But the converse is true too. “Our model shows that if at the time a vaccine campaign is close to finishing and non-pharmacological interventions are maintained, then there’s a chance to completely remove the vaccine-resistant mutations from the virus population,” Rella said.

The simulation revealed that resistance appears when about 60% of a population has been vaccinated. That looming threshold, plus the fact that 90% of the vaccinated people in the Cape Cod outbreak had virus, are powerful reasons why returning to “non-pharmaceutical interventions” – the public health measures that became part of daily life – should return.

Kondrashov explained the evolutionary dynamics behind the prediction that resistance can arise when more than half the population has been vaccinated, but herd immunity has not yet been reached. “In the situation where two viruses (vaccine-sensitive and vaccine-resistant) are competing for hosts, once a lot of people are vaccinated, the original strain can no longer compete against a virally-resistant strain for infecting hosts. This is a particular worry, the potential for selection of viral-resistant strains.” And how strong that selective pressure is depends on the strength of resistance of the particular variant. Kondrashov adds that slight loss of efficacy for some vaccines over time is another cause for concern.

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And so a perfect storm may be brewing – favoring the virus. But there’s a way out: reaching herd immunity, as the experts have been shouting for many months.

“We hope for the best, that vaccine resistance has not developed, but caution that evolution is a very powerful force and maintaining some precautions during vaccination may help to control that evolution,” said Kondrashov. But he’s pessimistic, because of worldwide vaccine access. It is maddening to many of us that here in the US, millions are still refusing to be vaccinated when billions elsewhere desperately want it. “The point of our paper is that we want to reduce the chances of (vaccine-resistant strains) happening, and the way to do this is continued vaccination as rapidly and globally as we can,” said Kondrashov.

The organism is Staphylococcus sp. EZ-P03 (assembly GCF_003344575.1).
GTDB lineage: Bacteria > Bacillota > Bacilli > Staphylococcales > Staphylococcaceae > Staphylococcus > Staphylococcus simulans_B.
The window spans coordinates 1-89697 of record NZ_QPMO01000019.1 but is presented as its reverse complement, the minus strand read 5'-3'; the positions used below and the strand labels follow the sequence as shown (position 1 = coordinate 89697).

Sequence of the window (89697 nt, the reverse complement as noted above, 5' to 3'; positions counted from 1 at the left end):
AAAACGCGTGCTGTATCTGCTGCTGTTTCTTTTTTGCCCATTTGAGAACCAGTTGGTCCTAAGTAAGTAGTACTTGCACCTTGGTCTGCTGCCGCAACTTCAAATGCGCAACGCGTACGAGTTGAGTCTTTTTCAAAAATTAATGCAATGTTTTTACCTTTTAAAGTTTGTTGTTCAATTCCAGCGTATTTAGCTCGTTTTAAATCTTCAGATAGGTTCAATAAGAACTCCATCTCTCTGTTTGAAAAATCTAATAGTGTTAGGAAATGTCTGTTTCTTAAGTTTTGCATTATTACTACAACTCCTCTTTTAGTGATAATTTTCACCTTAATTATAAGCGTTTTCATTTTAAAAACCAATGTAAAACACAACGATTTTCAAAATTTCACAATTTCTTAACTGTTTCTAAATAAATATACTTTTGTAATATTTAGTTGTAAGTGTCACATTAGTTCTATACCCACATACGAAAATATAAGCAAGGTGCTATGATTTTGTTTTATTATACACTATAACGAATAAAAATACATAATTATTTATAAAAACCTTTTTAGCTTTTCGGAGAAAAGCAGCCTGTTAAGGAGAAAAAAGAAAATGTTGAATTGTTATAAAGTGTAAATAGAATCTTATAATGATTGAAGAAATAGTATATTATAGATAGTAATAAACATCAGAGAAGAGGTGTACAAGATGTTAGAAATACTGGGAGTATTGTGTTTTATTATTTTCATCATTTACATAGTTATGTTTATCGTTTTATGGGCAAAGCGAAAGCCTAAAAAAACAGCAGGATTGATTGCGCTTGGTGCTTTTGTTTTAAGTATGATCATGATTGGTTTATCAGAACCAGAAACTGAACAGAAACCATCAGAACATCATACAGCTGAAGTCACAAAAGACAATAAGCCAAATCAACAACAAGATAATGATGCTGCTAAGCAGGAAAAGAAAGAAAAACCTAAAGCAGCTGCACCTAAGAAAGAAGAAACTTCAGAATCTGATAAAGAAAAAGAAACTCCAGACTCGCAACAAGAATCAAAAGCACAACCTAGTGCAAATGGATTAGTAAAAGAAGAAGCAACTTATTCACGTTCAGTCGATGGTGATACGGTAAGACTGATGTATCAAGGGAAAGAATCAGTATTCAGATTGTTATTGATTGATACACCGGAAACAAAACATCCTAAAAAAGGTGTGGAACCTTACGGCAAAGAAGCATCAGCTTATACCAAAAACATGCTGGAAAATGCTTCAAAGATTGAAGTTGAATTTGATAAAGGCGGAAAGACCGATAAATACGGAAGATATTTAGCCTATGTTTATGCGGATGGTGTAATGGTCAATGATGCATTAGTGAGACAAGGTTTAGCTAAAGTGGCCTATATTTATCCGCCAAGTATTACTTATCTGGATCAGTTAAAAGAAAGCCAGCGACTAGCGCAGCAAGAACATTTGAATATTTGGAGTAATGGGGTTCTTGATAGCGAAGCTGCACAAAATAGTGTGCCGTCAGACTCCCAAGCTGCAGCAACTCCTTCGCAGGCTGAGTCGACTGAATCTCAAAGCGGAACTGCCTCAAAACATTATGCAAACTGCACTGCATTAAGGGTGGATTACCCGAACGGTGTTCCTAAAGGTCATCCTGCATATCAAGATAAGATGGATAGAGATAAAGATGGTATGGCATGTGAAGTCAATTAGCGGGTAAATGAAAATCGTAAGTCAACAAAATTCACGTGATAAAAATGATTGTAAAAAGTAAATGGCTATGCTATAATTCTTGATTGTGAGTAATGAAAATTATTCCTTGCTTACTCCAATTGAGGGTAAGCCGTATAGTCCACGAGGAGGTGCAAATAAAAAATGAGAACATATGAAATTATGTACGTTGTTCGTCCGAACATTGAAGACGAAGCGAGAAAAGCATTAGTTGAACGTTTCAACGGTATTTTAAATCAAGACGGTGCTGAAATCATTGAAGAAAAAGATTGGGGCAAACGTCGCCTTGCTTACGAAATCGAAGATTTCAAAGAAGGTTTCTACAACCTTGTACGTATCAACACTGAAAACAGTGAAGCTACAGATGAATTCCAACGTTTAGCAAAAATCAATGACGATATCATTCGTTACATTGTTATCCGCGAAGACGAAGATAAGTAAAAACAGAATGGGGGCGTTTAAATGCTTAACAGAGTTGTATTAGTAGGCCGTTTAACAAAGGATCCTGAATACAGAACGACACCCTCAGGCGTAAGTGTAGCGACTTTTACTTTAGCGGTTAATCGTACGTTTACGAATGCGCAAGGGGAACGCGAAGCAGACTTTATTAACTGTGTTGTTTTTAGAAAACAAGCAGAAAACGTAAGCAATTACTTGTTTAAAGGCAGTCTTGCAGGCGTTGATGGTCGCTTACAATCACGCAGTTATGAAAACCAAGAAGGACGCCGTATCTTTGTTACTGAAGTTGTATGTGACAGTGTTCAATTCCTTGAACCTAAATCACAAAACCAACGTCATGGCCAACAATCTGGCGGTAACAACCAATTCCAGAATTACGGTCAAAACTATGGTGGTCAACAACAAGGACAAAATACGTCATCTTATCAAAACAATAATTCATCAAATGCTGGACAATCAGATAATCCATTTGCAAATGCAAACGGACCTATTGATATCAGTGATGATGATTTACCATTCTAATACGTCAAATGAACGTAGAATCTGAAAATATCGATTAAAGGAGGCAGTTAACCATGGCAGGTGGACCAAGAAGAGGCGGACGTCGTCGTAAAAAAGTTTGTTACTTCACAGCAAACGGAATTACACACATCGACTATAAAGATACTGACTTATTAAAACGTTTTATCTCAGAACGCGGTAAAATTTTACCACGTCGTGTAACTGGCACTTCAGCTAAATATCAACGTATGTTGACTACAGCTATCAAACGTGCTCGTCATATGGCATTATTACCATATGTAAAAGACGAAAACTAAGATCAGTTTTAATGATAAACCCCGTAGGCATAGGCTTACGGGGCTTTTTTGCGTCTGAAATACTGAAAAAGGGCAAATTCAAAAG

To paraphrase from Star Trek, let’s hope that the virus evolving vaccine resistance is, from its point of view, futile. And that can only happen if more than 80 percent of us, according to the latest calculations for herd immunity, are vaccinated.

DO IT NOW! Anyone still unvaccinated need look no farther than the statistics pouring out of the hospitals: the sick and dying are almost exclusively unvaccinated, and even deathbed regrets cannot budge some people trapped in their bubbles of fear and suspicion of science, medicine, the media, and the government. Misinformation can’t distort these obvious facts, nor does one need a science background to understand what’s happening. It’s simple: don’t die if you don’t have to – especially if vaccine refusal can harm another person.

Ricki Lewis has a PhD in genetics and is a science writer and author of several human genetics books. She is an adjunct professor for the Alden March Bioethics Institute at Albany Medical College. Follow her at her website or Twitter @rickilewis

A version of this article was originally posted at PLOS and has been reposted here with permission. PLOS can be found on Twitter @PLOS